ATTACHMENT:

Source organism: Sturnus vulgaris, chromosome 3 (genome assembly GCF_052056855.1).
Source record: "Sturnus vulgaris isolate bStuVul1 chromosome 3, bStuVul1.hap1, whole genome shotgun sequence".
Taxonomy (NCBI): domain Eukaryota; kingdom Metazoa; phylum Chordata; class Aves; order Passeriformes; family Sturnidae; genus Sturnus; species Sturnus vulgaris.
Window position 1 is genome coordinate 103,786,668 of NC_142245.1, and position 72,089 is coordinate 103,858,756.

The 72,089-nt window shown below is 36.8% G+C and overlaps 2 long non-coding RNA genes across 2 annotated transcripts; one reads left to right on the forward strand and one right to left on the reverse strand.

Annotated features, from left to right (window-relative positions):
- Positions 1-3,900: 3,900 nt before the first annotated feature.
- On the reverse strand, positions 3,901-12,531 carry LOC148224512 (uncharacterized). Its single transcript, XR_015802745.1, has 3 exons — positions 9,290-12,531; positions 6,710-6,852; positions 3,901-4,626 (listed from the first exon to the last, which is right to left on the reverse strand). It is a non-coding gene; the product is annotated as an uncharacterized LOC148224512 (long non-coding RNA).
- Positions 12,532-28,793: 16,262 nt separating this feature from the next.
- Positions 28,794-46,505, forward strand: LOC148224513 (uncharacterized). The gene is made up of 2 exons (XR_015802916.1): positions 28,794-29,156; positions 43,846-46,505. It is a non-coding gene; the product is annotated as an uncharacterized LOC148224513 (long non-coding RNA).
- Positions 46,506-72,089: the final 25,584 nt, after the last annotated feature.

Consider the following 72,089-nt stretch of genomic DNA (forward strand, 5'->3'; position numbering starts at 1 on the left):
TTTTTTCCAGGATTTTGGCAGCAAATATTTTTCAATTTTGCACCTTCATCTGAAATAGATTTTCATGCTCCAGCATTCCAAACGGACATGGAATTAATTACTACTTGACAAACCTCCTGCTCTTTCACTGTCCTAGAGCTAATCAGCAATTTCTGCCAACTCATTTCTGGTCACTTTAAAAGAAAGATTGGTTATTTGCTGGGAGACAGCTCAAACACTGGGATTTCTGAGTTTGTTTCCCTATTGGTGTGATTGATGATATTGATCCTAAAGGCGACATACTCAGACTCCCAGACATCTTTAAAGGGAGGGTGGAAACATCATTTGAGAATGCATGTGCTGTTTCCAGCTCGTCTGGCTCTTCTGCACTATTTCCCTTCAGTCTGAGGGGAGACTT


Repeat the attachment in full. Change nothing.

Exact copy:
Source organism: Sturnus vulgaris, chromosome 3 (genome assembly GCF_052056855.1).
Source record: "Sturnus vulgaris isolate bStuVul1 chromosome 3, bStuVul1.hap1, whole genome shotgun sequence".
Taxonomy (NCBI): domain Eukaryota; kingdom Metazoa; phylum Chordata; class Aves; order Passeriformes; family Sturnidae; genus Sturnus; species Sturnus vulgaris.
Window position 1 is genome coordinate 103,786,668 of NC_142245.1, and position 72,089 is coordinate 103,858,756.

The 72,089-nt window shown below is 36.8% G+C and overlaps 2 long non-coding RNA genes across 2 annotated transcripts; one reads left to right on the forward strand and one right to left on the reverse strand.

Annotated features, from left to right (window-relative positions):
- Positions 1-3,900: 3,900 nt before the first annotated feature.
- On the reverse strand, positions 3,901-12,531 carry LOC148224512 (uncharacterized). Its single transcript, XR_015802745.1, has 3 exons — positions 9,290-12,531; positions 6,710-6,852; positions 3,901-4,626 (listed from the first exon to the last, which is right to left on the reverse strand). It is a non-coding gene; the product is annotated as an uncharacterized LOC148224512 (long non-coding RNA).
- Positions 12,532-28,793: 16,262 nt separating this feature from the next.
- Positions 28,794-46,505, forward strand: LOC148224513 (uncharacterized). The gene is made up of 2 exons (XR_015802916.1): positions 28,794-29,156; positions 43,846-46,505. It is a non-coding gene; the product is annotated as an uncharacterized LOC148224513 (long non-coding RNA).
- Positions 46,506-72,089: the final 25,584 nt, after the last annotated feature.

Consider the following 72,089-nt stretch of genomic DNA (forward strand, 5'->3'; position numbering starts at 1 on the left):
TTTTTTCCAGGATTTTGGCAGCAAATATTTTTCAATTTTGCACCTTCATCTGAAATAGATTTTCATGCTCCAGCATTCCAAACGGACATGGAATTAATTACTACTTGACAAACCTCCTGCTCTTTCACTGTCCTAGAGCTAATCAGCAATTTCTGCCAACTCATTTCTGGTCACTTTAAAAGAAAGATTGGTTATTTGCTGGGAGACAGCTCAAACACTGGGATTTCTGAGTTTGTTTCCCTATTGGTGTGATTGATGATATTGATCCTAAAGGCGACATACTCAGACTCCCAGACATCTTTAAAGGGAGGGTGGAAACATCATTTGAGAATGCATGTGCTGTTTCCAGCTCGTCTGGCTCTTCTGCACTATTTCCCTTCAGTCTGAGGGGAGACTT